Artificial Intelligence (AI) is one of the hottest topics right now across a range of industries. The trouble with a hot topic is that it’s often accompanied by a lot of hot air. We look at the current state of Artificial Intelligence; specifically, what it is, how it’s being used by marketers to impact customer experience and where it’s going.
As conversations around AI continue to grow, so do the links it has to automation and algorithms. The important distinction between these terms is that AI is engineered to learn from its previous actions, often changing the way it works to maximise its chance or improve the way it completes a certain objective.
In comparison, an algorithm is designed to complete a single, precise task in a specific way. They can be incredibly powerful tools, but there is nothing artificial about the intelligence behind them. AI is about getting machines to interpret the data they collect, learn from it, change and improve how they perform by themselves without any human intervention.
Today’s ‘always on’ consumer culture means that brands have had to address how they can communicate with their customers in the quickest and most convenient ways possible. The use of chatbots presents the first major opportunity for AI technology to satisfy this need by being able to handle their enquiries automatically, regardless of the time or day. Delegating this work to machines gives brand agents more time and resource to consider the strategic work that can add further value to their products and services.
One of the most interesting features of a chatbot is its ability to learn from previous conversations to inform its future ones. This means the more they are used, the better they get at being able to “talk” to customers. Additionally, the same data used to improve how a chatbot performs can also provide valuable insights for brands, helping them identify trends and themes in customer service issues.
AI is also helping to change the way we search online by being able to interpret the context and intent of a user’s query, understand their previous search behaviour and predict related search queries that users may find useful.
Similarly, the growth of digital voice assistants in our smartphones and standalone devices, like the Amazon Echo and Google Home, use AI to interpret our colloquialisms and speech errors to provide the most relevant results possible. As these technologies continue to develop, along with the increased amount of data they can collect, it will not be long before AI technologies can serve the most relevant product, complete an action or answer questions before we have even searched for them.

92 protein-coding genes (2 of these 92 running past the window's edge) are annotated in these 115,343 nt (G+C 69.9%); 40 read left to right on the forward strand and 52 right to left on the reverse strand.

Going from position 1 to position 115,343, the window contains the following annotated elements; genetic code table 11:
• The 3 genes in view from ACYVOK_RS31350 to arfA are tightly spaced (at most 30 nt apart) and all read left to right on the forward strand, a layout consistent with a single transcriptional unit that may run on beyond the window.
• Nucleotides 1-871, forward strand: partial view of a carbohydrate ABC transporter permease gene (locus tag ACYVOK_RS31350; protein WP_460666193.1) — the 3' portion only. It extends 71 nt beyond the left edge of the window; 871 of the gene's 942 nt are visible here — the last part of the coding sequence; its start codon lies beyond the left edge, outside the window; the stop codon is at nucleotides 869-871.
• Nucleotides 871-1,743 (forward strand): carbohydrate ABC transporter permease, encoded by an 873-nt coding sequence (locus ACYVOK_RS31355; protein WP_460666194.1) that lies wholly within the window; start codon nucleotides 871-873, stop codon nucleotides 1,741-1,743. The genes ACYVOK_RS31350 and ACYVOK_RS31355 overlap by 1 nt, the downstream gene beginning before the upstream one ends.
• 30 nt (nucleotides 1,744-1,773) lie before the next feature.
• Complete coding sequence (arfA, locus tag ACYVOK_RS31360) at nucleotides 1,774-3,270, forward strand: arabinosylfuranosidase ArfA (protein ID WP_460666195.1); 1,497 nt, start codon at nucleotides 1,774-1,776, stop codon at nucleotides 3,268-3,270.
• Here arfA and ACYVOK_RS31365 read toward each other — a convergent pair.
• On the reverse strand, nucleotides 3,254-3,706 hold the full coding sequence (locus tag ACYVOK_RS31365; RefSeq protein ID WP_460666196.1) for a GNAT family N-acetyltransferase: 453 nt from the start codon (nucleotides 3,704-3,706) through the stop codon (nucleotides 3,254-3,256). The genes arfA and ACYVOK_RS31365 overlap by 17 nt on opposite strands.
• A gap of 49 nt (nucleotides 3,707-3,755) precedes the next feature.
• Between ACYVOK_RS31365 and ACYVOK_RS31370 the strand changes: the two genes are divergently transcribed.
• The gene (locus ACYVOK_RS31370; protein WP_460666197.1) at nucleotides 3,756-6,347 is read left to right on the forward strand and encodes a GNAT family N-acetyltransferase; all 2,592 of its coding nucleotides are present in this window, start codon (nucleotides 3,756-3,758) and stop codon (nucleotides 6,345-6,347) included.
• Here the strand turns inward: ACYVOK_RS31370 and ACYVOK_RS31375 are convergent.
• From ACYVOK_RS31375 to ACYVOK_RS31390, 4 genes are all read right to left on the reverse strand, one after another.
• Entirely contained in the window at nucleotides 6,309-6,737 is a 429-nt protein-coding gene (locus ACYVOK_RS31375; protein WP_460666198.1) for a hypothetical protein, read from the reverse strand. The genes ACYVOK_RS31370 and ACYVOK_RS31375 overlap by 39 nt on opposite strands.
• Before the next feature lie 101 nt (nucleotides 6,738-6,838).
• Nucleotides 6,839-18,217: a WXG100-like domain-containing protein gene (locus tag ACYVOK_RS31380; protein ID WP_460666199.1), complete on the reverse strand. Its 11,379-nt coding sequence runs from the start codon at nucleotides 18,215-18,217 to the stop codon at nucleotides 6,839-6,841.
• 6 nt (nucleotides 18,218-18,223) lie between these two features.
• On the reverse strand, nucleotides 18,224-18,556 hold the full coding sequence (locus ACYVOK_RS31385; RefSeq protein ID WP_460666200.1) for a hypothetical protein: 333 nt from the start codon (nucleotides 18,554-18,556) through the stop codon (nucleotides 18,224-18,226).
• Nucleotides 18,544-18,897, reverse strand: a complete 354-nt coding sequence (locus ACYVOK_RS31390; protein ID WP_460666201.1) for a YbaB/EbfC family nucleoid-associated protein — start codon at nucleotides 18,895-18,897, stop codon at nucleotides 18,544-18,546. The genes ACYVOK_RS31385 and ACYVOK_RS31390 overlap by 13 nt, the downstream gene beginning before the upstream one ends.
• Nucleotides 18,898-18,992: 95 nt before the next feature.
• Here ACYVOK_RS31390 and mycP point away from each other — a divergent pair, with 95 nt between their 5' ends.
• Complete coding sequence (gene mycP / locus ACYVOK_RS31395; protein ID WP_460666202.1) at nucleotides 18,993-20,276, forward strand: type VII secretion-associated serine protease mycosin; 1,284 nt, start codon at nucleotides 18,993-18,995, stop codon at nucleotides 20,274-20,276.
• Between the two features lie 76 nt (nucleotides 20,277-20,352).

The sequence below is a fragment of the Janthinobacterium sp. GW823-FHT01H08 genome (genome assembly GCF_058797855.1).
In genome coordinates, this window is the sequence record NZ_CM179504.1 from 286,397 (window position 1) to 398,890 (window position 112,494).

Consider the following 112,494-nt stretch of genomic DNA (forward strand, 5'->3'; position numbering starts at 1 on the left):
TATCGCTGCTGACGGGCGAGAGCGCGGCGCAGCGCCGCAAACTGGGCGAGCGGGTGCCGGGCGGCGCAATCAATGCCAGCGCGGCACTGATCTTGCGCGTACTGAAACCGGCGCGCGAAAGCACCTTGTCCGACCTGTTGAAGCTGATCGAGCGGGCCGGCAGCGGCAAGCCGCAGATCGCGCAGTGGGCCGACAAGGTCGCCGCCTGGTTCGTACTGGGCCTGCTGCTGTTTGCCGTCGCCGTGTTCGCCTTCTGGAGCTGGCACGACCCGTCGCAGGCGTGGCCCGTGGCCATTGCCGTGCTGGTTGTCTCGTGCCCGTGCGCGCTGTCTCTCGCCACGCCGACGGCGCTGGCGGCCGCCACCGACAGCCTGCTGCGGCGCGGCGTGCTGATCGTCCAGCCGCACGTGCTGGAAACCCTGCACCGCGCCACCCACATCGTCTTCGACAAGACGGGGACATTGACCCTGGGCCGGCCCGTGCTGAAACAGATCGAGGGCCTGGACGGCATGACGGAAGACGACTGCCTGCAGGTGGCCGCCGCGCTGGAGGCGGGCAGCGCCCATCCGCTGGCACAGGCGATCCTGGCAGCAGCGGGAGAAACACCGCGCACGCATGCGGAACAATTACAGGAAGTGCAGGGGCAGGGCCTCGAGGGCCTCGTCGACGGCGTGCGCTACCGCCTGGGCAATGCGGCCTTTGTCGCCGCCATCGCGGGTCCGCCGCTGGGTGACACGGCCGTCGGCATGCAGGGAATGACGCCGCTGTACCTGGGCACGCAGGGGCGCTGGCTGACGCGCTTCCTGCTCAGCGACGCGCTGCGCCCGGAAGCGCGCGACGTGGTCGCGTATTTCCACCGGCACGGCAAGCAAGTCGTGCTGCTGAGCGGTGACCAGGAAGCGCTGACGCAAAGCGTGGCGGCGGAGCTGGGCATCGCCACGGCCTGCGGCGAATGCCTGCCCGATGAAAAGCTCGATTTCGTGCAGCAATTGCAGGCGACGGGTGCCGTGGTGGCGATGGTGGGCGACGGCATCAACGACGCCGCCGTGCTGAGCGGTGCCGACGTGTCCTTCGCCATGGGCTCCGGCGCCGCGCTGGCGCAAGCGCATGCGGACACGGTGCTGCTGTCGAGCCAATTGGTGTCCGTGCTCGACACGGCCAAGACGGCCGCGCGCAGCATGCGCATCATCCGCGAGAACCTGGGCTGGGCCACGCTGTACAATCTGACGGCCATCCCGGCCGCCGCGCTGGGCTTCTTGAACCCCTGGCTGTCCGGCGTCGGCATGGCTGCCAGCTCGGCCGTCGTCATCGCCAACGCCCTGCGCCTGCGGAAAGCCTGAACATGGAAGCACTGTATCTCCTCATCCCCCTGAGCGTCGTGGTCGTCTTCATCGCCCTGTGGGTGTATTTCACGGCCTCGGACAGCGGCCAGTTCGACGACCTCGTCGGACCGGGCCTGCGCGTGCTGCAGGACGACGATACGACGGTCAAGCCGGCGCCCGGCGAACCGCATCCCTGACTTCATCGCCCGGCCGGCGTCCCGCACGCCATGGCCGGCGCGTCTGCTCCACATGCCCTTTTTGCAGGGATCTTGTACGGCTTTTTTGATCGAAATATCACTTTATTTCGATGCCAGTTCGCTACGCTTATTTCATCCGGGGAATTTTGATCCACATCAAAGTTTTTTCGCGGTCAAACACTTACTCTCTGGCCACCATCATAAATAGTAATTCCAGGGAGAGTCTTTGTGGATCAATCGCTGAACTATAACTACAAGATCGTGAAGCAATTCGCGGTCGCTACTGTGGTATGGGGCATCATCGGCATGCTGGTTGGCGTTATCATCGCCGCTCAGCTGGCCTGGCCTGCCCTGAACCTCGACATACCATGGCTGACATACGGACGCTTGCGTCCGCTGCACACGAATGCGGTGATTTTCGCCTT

AI is an incredibly advanced field that requires the work of mathematicians, computer and data scientists to take full advantage of its potential. Some of the most important work they carry out is to understand how we can enable machines to carry out the same cognitive functions the human brain does. These include replicating how humans interpret and remember information, make decisions and learn from their environment.
On the technology side, significantly improved data processing has come from clever engineering of our current computer technologies to create digital neural networks. However, there are also current technology projects, such as Google’s Tensor Processing Units, that could be key breakthroughs in the development of AI technology.
As a self-learning platform, the more data that AI has, the better it can perform. With that in mind, it’s no surprise that the big tech-giants like Google, Facebook and Microsoft are working heavily in this field currently; making big money acquisitions on AI startups and letting them loose on the giant amounts of data they have collected through their products and services.
AI is helping us: Think ‘augment not replace’; ‘think not do’ – it will no doubt take time to adjust but it’s not the first time humans have been replaced by machines – we usually find better things to do with our brains.
AI is revolutionary: Imagine all of those smart things the machines can help us to do and all of the time we’ll have to dream up new smart things. And how much more enriched we’ll feel having ditched the repetitive and monotonous tasks (that we’re actually a bit rubbish at).
AI is not just clever algorithms: Learn when to spot real AI (as opposed to just I) and tell it apart from algorithms or clever marketing. Clever algorithms are great (and not to be sniffed at) but it’s good to know when you have the real deal – remember it requires some pretty hairy maths and fantastic processing power to get close – the A is the important part of the acronym and we’re nowhere near its potential yet.
AI is happening, everywhere: AI development is happening organically across the world. This includes within Jaywing, which is why we believe AI absolutely must be inclusive – ideas can and do come from anywhere.
AI is being badged as the fourth industrial revolution and its potential is limited only by our own imaginations. Like it or not, it is here to stay. We’re positive about the change that AI will bring and believe it can help us become free to further invention, have better work-life balance, richer experiences and better relationships.
Martin Benson is director of artificial intelligence strategy at Jaywing.
Gartner has positioned Vodafone as a "Leader" in its Magic Quadrant for Managed M2M Services, Worldwide report 2017, for the fourth consecutive year